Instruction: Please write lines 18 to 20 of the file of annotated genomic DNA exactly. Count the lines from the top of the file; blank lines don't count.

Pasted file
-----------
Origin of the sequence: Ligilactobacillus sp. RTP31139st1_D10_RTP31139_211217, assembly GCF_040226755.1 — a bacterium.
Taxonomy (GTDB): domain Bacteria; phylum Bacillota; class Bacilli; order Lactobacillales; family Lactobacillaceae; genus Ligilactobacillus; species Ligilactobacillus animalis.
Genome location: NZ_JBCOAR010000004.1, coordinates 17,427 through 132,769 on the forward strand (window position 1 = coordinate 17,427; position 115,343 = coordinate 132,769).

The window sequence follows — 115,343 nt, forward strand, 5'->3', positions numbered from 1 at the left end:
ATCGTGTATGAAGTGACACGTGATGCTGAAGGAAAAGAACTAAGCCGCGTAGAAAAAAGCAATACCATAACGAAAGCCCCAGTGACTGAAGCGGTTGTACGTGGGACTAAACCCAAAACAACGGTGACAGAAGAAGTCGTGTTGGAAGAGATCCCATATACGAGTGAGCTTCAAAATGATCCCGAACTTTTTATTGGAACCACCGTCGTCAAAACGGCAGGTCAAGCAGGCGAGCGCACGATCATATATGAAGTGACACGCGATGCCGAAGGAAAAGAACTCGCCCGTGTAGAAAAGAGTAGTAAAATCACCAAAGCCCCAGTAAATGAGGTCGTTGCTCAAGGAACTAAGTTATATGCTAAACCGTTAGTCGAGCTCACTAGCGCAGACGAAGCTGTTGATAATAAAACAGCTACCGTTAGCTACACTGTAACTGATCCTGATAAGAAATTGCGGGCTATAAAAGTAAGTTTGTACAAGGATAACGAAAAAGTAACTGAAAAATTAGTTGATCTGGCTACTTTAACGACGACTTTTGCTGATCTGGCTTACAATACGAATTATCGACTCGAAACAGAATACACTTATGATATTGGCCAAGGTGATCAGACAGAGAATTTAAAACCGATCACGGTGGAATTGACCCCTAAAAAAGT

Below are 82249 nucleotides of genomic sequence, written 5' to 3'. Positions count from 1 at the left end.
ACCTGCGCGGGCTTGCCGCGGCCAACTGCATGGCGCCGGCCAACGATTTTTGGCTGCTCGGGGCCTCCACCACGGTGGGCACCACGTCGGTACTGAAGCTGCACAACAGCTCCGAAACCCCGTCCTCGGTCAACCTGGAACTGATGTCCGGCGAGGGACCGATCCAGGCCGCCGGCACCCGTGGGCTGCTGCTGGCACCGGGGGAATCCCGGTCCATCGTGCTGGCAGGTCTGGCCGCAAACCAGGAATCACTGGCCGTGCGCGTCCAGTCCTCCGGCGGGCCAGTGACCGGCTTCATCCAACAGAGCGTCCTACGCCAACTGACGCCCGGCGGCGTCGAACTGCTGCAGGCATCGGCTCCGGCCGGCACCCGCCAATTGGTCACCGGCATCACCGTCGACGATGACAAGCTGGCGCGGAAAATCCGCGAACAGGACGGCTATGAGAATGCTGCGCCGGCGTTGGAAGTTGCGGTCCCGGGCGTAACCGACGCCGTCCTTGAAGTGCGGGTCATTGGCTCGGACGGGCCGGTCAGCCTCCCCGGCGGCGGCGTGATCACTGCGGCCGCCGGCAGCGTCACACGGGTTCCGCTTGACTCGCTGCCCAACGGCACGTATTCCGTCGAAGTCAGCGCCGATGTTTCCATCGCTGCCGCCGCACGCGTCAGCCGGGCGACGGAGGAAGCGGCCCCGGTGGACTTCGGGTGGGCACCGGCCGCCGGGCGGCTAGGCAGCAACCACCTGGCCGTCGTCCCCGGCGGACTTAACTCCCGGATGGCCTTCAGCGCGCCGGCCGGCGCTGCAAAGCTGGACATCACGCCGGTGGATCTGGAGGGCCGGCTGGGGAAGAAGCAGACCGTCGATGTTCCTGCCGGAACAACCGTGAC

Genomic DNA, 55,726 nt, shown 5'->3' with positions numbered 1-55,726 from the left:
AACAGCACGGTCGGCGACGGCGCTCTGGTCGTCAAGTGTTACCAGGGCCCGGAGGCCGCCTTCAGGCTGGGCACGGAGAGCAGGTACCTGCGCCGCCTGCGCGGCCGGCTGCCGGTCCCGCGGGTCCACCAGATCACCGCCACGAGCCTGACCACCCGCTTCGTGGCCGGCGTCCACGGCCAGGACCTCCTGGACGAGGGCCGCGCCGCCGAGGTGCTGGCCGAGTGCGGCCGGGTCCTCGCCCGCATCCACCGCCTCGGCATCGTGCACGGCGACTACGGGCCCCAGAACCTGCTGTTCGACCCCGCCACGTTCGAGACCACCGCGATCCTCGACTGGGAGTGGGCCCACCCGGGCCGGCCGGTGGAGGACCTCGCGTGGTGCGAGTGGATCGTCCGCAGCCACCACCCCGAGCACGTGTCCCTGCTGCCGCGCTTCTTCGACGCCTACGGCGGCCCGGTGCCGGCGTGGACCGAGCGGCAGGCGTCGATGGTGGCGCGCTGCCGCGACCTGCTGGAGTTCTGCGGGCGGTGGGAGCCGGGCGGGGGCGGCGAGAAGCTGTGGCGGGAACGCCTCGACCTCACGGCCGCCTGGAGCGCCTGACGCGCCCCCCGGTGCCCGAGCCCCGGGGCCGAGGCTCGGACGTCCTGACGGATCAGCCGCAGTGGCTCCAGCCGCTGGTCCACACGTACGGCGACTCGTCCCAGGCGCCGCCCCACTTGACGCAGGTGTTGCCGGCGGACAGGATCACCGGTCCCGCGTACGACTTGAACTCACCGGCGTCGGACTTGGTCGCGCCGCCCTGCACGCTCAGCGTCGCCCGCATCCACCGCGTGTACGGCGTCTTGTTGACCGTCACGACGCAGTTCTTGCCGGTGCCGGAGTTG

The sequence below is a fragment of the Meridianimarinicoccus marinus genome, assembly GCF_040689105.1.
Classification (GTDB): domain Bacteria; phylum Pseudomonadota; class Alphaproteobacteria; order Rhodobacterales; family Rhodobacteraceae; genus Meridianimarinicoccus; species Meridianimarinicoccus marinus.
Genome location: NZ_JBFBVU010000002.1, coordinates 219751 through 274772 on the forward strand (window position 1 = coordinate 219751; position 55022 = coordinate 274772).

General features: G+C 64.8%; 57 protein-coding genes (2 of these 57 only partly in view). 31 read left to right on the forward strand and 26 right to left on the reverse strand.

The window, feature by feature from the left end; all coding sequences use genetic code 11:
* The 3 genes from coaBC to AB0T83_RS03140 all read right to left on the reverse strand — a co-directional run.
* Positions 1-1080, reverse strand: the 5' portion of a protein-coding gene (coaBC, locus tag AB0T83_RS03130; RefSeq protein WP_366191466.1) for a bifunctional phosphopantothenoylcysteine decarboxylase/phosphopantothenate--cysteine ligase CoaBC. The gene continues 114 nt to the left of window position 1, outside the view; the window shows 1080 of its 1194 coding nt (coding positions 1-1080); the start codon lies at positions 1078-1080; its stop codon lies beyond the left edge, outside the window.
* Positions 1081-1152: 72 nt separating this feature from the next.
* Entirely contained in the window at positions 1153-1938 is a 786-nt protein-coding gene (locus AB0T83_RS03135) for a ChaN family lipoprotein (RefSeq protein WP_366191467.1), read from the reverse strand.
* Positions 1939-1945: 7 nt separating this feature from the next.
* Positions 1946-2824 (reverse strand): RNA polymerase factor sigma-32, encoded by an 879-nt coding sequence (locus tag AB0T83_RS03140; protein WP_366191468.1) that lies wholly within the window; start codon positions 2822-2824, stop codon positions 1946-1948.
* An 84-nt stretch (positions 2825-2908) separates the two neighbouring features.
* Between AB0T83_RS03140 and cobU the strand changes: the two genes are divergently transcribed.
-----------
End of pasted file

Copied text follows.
* Entirely contained in the window at positions 1153-1938 is a 786-nt protein-coding gene (locus AB0T83_RS03135) for a ChaN family lipoprotein (RefSeq protein WP_366191467.1), read from the reverse strand.
* Positions 1939-1945: 7 nt separating this feature from the next.
* Positions 1946-2824 (reverse strand): RNA polymerase factor sigma-32, encoded by an 879-nt coding sequence (locus tag AB0T83_RS03140; protein WP_366191468.1) that lies wholly within the window; start codon positions 2822-2824, stop codon positions 1946-1948.